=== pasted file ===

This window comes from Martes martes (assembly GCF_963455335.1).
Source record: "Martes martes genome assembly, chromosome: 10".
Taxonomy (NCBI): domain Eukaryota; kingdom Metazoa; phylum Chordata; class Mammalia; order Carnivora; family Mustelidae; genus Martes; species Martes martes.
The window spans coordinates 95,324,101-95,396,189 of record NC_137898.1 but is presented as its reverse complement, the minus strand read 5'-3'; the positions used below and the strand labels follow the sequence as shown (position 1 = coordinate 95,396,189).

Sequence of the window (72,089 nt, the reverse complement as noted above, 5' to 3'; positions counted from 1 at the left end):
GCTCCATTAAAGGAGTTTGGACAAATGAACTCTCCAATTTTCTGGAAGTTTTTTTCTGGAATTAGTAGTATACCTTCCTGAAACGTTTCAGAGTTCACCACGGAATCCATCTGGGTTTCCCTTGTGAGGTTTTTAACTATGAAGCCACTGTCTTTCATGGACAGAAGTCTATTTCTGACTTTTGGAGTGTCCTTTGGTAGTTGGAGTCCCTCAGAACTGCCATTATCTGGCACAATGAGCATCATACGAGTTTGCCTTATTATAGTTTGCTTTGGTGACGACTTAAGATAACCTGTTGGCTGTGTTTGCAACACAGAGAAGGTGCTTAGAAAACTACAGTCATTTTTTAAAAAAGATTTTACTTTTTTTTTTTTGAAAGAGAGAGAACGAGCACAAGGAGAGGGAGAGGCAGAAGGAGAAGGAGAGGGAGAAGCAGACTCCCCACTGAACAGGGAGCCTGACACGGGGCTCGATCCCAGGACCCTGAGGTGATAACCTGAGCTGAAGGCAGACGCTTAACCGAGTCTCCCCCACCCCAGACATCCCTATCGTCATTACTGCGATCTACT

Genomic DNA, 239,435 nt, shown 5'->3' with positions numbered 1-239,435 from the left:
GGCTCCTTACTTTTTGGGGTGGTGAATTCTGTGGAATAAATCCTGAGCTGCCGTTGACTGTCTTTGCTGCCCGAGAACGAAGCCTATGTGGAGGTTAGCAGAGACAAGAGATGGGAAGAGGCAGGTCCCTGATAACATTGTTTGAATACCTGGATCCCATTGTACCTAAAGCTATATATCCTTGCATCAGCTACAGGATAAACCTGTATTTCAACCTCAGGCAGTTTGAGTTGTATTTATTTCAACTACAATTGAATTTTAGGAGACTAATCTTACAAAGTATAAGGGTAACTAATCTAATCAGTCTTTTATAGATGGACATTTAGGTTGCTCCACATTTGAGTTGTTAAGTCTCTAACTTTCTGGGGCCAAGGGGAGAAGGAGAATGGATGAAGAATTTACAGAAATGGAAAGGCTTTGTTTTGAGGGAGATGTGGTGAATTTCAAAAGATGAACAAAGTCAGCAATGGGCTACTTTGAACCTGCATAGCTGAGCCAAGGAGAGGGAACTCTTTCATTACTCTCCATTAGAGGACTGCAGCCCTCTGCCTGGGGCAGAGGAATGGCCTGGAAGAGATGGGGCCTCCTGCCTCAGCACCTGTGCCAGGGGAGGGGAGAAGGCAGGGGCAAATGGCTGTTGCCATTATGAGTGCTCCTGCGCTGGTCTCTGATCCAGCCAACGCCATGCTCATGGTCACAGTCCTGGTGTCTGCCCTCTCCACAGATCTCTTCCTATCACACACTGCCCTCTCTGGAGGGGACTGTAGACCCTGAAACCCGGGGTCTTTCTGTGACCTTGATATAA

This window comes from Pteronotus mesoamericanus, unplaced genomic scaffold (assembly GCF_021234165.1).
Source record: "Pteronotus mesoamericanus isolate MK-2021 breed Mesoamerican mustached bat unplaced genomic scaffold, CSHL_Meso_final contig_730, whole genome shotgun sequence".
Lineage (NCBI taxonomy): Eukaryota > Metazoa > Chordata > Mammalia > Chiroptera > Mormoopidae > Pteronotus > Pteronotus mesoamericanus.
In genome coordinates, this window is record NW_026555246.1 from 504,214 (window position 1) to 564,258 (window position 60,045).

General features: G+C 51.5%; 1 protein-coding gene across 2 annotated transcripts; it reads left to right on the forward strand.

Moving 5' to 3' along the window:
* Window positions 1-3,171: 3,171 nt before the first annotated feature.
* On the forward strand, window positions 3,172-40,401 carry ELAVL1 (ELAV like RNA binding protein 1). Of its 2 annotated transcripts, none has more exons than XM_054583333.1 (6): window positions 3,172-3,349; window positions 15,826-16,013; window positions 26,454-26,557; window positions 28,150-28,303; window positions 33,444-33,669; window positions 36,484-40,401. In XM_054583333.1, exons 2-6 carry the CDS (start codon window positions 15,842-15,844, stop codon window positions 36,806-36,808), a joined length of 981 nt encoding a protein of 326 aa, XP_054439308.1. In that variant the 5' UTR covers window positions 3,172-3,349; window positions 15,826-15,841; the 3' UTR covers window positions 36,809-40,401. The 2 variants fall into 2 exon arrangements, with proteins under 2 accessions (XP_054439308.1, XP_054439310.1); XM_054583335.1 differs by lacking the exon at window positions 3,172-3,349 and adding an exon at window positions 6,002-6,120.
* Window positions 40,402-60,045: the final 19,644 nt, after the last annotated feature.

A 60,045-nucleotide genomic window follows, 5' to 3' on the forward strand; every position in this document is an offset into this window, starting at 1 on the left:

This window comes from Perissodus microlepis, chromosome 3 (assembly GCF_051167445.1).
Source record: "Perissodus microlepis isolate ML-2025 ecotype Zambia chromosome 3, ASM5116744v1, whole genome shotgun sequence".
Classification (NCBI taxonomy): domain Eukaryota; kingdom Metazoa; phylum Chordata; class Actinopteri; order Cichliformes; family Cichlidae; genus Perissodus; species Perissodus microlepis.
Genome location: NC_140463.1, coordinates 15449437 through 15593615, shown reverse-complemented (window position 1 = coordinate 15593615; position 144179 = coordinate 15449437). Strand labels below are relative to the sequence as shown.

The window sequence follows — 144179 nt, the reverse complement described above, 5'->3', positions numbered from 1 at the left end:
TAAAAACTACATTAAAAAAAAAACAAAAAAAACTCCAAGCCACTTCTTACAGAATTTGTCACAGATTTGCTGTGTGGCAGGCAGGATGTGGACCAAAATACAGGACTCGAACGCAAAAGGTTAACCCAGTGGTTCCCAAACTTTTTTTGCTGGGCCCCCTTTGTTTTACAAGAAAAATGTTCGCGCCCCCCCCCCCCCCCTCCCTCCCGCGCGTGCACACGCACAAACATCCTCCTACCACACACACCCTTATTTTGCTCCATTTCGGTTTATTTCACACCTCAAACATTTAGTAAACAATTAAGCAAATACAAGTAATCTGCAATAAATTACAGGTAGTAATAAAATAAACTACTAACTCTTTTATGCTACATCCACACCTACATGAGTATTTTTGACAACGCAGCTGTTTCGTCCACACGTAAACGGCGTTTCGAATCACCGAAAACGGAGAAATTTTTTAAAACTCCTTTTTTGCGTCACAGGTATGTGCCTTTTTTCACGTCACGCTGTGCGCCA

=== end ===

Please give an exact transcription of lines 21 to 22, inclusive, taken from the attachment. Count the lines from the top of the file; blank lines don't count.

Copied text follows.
Classification (NCBI taxonomy): domain Eukaryota; kingdom Metazoa; phylum Chordata; class Actinopteri; order Cichliformes; family Cichlidae; genus Perissodus; species Perissodus microlepis.
Genome location: NC_140463.1, coordinates 15449437 through 15593615, shown reverse-complemented (window position 1 = coordinate 15593615; position 144179 = coordinate 15449437). Strand labels below are relative to the sequence as shown.